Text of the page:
The cruise is over and it's time to get off the ship. In some ways it's sad but in other ways I'm really happy. We saw a lot of beautiful sites, missed out on some (Falkland Islands), ate way too much food, saw some good shows, met some interesting people but we spent more time at sea then I liked. Now it's time to move onto the next adventure.

Our first view of Buenos Aires.

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The Obelisk of Buenos Aires during the day and at night. :
"The monument itself was erected in 1936 to commemorate the fourth centenary of the first foundation of Buenos Aires by Pedro de Mendoza in 1536, and it marks the spot where the Argentine national flag was raised in the city for the first time. The obelisk is 67.5 metres in height." It's great to have unlimited free internet again.

We needed to get some Argentinian Pesos and as the banks were closed (it's a Saturday) the fellow at the front desk suggested a money exchange in "the mall". This is the inside of the mall. Fresco like ceiling and the interior walls were made to look like exterior walls of old buildings.

We found a pretty park in our wanderings where Ed found his first Argentinian geocache.

Monument of General San Martin in Plaza San Martin.

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Some of the streets in Buenos Aires are very wide like 9 de Julio (the road the obelisk is on), others are very skinny with tall buildings down both sides. One of thousands of beautiful old (I think) buildings.

Soldiers we found walking to the "pink house", Argentine's Government house.

The front of the Pink House, Argentine's Government house. The lawn in front of the building appears to under construction as it much of the area.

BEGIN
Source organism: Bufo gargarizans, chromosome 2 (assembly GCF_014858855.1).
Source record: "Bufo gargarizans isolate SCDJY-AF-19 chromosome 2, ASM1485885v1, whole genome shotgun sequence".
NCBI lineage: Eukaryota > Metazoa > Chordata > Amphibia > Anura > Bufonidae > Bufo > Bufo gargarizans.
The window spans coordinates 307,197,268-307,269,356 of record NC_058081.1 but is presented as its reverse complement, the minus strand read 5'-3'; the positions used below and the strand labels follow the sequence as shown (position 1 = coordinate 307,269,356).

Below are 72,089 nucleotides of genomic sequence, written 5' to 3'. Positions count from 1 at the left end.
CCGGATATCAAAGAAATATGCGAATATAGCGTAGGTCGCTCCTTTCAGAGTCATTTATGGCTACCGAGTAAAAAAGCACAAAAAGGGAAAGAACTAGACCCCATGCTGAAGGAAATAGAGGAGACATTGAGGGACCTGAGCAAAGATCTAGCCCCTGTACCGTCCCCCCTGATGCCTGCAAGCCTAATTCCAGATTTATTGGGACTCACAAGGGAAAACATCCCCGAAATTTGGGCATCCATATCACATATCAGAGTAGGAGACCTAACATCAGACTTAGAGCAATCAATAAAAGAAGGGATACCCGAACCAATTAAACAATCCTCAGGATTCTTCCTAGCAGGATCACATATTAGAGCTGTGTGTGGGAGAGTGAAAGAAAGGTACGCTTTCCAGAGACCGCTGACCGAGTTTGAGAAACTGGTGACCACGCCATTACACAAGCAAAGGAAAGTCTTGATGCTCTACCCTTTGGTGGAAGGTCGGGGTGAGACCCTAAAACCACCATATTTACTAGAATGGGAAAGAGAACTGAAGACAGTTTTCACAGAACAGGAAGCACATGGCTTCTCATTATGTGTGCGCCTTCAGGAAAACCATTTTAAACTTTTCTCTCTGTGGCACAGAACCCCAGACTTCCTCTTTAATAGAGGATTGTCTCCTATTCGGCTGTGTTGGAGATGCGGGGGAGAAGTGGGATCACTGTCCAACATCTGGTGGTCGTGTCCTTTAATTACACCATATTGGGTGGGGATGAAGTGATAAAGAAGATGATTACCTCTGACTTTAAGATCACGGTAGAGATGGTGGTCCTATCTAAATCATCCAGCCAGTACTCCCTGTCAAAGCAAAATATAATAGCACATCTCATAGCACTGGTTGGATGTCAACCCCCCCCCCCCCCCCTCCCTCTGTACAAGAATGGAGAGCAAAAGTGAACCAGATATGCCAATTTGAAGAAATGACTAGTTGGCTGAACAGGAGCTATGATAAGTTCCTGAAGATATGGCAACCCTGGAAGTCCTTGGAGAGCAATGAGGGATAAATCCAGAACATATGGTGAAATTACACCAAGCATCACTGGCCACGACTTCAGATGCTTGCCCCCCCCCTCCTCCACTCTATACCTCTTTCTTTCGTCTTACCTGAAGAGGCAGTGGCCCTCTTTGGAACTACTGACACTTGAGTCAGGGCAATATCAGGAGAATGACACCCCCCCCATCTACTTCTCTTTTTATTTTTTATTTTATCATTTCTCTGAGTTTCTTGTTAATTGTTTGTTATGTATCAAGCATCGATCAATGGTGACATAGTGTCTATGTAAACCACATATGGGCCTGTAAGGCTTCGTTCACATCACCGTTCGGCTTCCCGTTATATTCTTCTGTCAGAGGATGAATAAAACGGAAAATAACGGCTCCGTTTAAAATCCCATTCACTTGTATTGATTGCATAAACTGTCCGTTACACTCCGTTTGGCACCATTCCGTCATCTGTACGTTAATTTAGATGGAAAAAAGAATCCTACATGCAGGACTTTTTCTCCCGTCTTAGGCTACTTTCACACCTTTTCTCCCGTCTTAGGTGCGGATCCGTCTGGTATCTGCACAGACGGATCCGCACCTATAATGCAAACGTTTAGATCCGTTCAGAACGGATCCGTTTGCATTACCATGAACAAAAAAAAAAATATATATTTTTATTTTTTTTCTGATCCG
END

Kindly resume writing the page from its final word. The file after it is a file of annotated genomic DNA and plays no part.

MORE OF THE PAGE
Buenos Aires Cathedral outside with construction.

Buenos Aires Cathedral inside. It is currently being restored.

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Saint Ignatius is the oldest church preserved in Buenos Aires. The first building, which was made of adobe, was built by the Society of Jesus in 1675. The southern tower and the present facade were built in 1686, and the rest of the Church construction started in 1712. Today's church was completed in 1722 and consecrated in 1734. The photo of the statue will always be a reminder for Ed and myself to pay attention to your surroundings when you are travelling. Ed had just finished taking this photo when the two of us stopped to look at a map. Next thing we knew we had been hit with liquid and a lady was offering us Kleenex. Out of know where a man came and started wiping Ed's pants. We may have not been paying attention to what was going on around us but we did know to carry the backpack on the front, and wallets in front pockets (the wallets didn't have much in them). Ed said he felt the guy pushing at his pocket but to no avail, it wasn't coming out and Ed was ready to grab the guys hand. At this point the pickpockets left hopping into a taxi. Just before she left the woman said --- it's just water. Well it was dirty water but it did wash out.

We asked at the front desk for restaurant suggestions and the fellow asked if we liked meat. We answered yes, so the fellow at the desk suggested La Estancia.

When we arrived it wasn't busy, when we left every table was full. A large portion of the "meat" is cooked over coals from a wood fire. There is a fire box that has a rip roaring fire in it, and when coals are needed for cooking they are removed from the fire. Your meat arrives at the table on a metal tray that is sitting over a dish of hot coals.